Professors at Universities across the country have begun to integrate technology into their classrooms more frequently. — Photo by: Yuan Li

Original: February 22, 2011 Issue 11

By: Alexandra Weidt

Staff Writer


Professors at Universities across the country have begun to integrate technology into their classrooms more frequently. -- Photo by: Yuan Li

“OMG so Marc just tweeted that Joe befriended Lindsay on facebook last night” ”Seriously? I totally have to retweet that to all of my contacts!” This could be a typical conversation between two average, maybe slightly superficial, teenage girls.

Social networks and websites such as Twitter, Facebook and You Tube have changed the way we communicate. Twitter has gained more and more importance. Since it started in 2006 as a kind of free online diary for everyone to read, a website offering micro-blogging and social networking services. But soon people discovered many other ways to use it effectively.

These text messages, limited to 140 characters, enable quick communication, free marketing and lately those networks even have even helped change the world as everyone is watching the revolutionary movements in Tunisia and Egypt. But will they also revolutionize our education?

Using twitter as a teaching tool sounds experimental at first, but there are many ways to efficiently improve a student’s everyday life in class by adding Twitter to other more common teaching methods. First, and probably most obvious, this platform offers a direct, quick and easy connection between student and professor.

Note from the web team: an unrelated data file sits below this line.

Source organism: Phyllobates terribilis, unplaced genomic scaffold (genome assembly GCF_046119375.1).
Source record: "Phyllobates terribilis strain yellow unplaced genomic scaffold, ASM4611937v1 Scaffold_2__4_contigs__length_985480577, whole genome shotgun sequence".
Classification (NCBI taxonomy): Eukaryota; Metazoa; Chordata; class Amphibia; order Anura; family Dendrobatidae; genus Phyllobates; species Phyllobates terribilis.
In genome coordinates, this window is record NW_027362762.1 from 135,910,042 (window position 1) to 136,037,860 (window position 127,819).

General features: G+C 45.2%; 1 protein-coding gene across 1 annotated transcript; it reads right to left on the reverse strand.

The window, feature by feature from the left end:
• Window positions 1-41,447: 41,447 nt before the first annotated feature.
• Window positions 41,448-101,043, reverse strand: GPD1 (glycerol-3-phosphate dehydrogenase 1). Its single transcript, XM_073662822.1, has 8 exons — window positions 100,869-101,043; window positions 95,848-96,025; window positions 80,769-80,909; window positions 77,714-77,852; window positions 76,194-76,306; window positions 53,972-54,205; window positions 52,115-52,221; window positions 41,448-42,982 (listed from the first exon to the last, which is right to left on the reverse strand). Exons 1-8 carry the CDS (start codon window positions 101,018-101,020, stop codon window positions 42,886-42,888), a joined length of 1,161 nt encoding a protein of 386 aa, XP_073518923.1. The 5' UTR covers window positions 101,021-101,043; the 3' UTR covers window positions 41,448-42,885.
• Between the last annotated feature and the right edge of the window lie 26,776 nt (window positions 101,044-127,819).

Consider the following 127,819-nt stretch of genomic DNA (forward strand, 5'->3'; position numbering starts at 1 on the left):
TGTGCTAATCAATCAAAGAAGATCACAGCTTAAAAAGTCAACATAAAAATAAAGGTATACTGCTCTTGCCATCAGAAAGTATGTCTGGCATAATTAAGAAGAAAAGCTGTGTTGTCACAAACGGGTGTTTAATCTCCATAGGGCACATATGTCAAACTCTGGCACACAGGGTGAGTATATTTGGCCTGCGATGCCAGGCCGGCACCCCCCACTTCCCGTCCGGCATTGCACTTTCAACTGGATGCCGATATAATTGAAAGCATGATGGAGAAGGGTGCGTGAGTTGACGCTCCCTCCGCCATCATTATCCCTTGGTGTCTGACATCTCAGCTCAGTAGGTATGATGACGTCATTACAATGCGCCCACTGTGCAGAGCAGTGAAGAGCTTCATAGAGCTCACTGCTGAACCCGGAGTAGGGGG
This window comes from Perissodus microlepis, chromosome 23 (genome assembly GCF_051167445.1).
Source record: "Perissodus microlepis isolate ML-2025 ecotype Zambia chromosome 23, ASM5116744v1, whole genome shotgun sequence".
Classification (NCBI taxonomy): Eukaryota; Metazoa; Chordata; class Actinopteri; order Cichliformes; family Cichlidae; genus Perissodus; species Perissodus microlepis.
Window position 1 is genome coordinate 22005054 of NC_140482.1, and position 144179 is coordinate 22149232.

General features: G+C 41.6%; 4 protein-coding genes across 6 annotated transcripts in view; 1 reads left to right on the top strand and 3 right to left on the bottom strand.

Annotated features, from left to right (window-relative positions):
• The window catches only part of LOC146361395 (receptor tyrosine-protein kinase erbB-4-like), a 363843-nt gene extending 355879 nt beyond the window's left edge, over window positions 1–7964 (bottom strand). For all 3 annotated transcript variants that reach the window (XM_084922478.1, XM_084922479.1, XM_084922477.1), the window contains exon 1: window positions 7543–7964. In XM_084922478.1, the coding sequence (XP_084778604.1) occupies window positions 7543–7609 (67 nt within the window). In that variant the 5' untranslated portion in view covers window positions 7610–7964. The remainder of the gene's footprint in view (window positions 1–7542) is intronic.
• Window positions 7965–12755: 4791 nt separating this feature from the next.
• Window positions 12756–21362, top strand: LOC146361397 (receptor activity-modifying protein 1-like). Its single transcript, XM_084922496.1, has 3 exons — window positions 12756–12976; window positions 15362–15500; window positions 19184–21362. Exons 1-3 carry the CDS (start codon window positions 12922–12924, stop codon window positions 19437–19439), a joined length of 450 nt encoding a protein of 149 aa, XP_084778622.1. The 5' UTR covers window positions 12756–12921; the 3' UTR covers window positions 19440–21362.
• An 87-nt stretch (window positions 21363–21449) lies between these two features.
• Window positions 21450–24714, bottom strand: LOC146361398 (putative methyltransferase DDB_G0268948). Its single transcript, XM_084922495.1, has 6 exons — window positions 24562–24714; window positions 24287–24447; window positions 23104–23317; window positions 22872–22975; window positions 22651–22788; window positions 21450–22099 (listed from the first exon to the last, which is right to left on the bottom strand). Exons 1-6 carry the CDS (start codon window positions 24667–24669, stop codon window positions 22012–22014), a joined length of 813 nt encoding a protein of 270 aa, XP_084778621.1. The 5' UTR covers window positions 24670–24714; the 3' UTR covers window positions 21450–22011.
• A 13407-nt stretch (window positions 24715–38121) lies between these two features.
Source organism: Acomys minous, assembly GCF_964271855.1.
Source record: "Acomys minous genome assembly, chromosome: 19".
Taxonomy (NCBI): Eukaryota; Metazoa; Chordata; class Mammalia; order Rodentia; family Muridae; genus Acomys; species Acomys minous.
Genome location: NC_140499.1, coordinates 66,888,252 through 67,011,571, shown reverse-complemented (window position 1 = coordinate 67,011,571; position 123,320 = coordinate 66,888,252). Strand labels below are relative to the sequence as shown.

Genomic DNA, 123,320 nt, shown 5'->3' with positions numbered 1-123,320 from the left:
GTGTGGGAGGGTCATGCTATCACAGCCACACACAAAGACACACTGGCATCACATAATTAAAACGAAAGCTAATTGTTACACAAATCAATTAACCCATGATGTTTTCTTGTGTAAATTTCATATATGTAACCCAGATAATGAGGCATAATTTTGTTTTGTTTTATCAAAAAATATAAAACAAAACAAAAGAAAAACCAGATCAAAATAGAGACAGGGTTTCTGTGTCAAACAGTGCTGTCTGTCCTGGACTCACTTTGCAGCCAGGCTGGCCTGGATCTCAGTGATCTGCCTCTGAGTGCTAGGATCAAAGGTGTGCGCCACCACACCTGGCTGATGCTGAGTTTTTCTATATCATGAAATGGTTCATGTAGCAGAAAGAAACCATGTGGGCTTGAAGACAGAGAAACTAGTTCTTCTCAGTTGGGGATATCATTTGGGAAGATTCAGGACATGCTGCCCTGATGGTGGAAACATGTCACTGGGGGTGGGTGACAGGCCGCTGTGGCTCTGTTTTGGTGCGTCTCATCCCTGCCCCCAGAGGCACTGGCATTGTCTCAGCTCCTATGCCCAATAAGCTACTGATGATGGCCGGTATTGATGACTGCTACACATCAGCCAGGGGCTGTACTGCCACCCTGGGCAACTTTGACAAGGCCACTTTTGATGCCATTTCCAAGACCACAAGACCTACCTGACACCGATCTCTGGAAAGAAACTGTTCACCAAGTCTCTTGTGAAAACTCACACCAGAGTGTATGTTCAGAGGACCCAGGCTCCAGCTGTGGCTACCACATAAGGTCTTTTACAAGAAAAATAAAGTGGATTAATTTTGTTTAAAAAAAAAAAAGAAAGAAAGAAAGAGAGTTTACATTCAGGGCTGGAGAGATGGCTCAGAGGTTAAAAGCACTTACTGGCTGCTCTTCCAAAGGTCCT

Similar to a virtual blackboard, students have the chance to quickly ask their professors about class contents plus professors get to post announcements, reminders or schedule changes. Beyond that, Twitter is being used to evaluate teaching quality through quick opinion polls after each class. The limited number of characters makes this kind of feedback short and concise. But not only feedback is limited. Using twitter for continued class discussions, forces students to be brief in their answers and to the point.

Therefore they may learn to communicate more effectively. Within these carried-on discussions students also get the opportunity to reflect on connections they notice between the studied material and their own “real world”.

For example if students experience, maybe they read something that reminds them of the class content, they can quickly communicate that with fellow students on Twitter.

Therefore using a social network like Twitter in an academic setting fosters interaction about a given topic, which will benefit the student’s ability to comprehend as well as reflect. Furthermore there are different ways to engage students via Twitter. Interesting for language learner: A professor tweets in foreign language and asks students to respond in that language.

Another possible task could be the so-called Twitter stalking, where students are asked to follow certain famous person from politics or economy for example and document their process. In a more group oriented note, using twitter within the classroom also creates a sense of community. Students get to know each other across their various tweets, which benefits the classroom dynamics.

Besides these upsides for a successful student-to-teacher as well as student to student communication, there is always the question of practicability. Firstly all these options premise that all students have an account on Twitter and access to a computer at all times. Best case scenario the account is linked to a mobile device with internet access, since otherwise there are only a few advantages to using facebook or even the university network.

The use of Twitter within the classroom can engage students other than just listening to an instructor and taking notes. Therefore you might want to consider following your professors on Twitter to stay up to date with all assignments at all times.